The Prince of Steel Pier

New
The Prince of Steel Pier
Age Range
8+
Release Date
September 01, 2022
ISBN
978-1728430331
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In The Prince of Steel Pier, Joey Goodman is spending the summer at his grandparents’ struggling hotel in Atlantic City, a tourist destination on the decline. Nobody in Joey’s big Jewish family takes him seriously, so when Joey’s Skee-Ball skills land him an unusual job offer from a local mobster, he’s thrilled to be treated like “one of the guys,” and develops a major crush on an older girl in the process. Eventually disillusioned by the mob’s bravado, and ashamed of his own dishonesty, he recalls words of wisdom from his grandfather that finally resonate. Joey realizes where he really belongs: with his family, who drive him crazy, but where no one fights a battle alone. All it takes to get by is one’s wits…and a little help from one’s brothers.

Editor review

1 review
No matter what, you can count on family
Overall rating
 
4.3
Plot
 
4.0
Characters
 
5.0
Writing Style
 
4.0
Illustrations/Photos (if applicable)
 
N/A
What worked:
The Jewish faith is an important part of the story, as Joey questions his place in the community. He wonders how God can allow bad things to happen and questions how well he understands his religion. However, he’s very loyal to his close-knit family, as his parents, brothers, grandparents, and uncle operate a hotel right on the beach. They practice their culture by eating kosher foods, visiting the synagogue regularly, celebrating Jewish traditions, and periodically speaking Yiddish. Joey’s anger kicks in when he witnesses and experiences prejudice against Jews in the form of disparaging slurs and unintentionally offensive comments.
The inclusion of mobsters in a book for young readers is uncommon, as the story takes place during a time when casinos are forcing people out of their New Jersey neighborhoods by buying up their properties. Joey admires Artie, the mob boss in the area, and he’s pleased when the man takes a special interest in him. Artie’s thugs are clearly dangerous men, and Joey’s frightened by phone conversations he overhears and threats he witnesses. Joey’s relationship with the mobsters contributes danger and mystery to the plot, and the situation is further complicated when Joey becomes the “baby-sitter” for Artie’s visiting daughter.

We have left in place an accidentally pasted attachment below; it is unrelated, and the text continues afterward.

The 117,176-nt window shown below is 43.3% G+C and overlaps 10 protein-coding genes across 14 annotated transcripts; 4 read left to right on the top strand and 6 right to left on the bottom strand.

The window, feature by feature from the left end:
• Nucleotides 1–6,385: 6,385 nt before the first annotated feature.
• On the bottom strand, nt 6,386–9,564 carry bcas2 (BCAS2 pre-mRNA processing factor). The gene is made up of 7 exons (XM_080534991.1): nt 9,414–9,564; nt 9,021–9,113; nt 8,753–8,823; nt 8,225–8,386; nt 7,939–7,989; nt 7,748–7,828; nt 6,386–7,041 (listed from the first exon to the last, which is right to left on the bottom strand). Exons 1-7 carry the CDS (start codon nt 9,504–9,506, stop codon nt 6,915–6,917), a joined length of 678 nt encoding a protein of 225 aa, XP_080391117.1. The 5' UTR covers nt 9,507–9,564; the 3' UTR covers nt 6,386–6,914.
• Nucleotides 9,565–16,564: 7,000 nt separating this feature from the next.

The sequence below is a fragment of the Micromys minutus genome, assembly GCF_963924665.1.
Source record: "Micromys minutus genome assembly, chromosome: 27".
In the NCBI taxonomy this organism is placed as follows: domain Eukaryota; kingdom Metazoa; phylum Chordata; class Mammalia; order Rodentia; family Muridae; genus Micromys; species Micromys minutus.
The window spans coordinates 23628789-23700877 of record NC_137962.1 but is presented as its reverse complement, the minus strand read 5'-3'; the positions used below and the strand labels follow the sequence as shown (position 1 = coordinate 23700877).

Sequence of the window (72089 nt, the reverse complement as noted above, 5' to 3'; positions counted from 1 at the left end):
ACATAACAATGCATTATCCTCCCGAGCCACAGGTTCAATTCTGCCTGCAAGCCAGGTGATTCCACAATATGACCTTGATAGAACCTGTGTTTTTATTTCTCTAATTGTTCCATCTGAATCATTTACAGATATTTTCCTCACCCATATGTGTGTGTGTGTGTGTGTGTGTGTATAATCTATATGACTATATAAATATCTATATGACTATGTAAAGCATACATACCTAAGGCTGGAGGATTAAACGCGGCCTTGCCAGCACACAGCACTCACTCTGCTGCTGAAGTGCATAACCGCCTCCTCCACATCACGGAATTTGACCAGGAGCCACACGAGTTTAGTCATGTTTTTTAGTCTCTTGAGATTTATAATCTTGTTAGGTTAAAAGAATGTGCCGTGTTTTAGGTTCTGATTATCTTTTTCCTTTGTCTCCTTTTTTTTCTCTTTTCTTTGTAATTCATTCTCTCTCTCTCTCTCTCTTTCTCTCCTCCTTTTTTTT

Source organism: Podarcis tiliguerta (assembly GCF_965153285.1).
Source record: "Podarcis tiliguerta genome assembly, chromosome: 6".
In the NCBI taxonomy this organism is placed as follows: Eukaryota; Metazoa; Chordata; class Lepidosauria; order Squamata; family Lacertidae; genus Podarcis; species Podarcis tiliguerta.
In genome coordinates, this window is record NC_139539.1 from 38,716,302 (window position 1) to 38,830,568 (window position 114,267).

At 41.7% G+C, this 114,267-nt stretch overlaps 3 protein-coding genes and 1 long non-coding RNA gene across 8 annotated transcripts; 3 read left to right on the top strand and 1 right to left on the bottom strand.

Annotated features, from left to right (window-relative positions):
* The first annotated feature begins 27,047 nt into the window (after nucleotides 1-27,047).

Honesty is an important topic in the book, as Joey struggles with the lies he’s telling his brothers, parents, and relatives. They begin simply with misleading statements or half-truths but quickly evolve into flat-out deceit. Readers will notice how his deceptions get out of control until Joey finds himself in an unexpectedly dangerous situation. He wants to confess to his brother or grandfather, but the notion that things will get better at the end of the week is naive. Problems won’t go away by themselves, and the only thing he can count on is family.
What didn’t work as well:
As with many books for young readers, the main character gets himself into trouble beyond his control and tries to keep it secret from those who might help. Being truthful in the beginning will prevent future problems. However, in this case, being honest would undermine the conflict and plot, and the author wouldn’t have a captivating, emotional story.
The Final Verdict:
Readers will immediately connect with Joey’s character due to his kindness and good heart. They’ll feel empathy for him as his problems mount and root for him when things look worst. Overall, I enjoyed this book very much, and I recommend you give it a shot.
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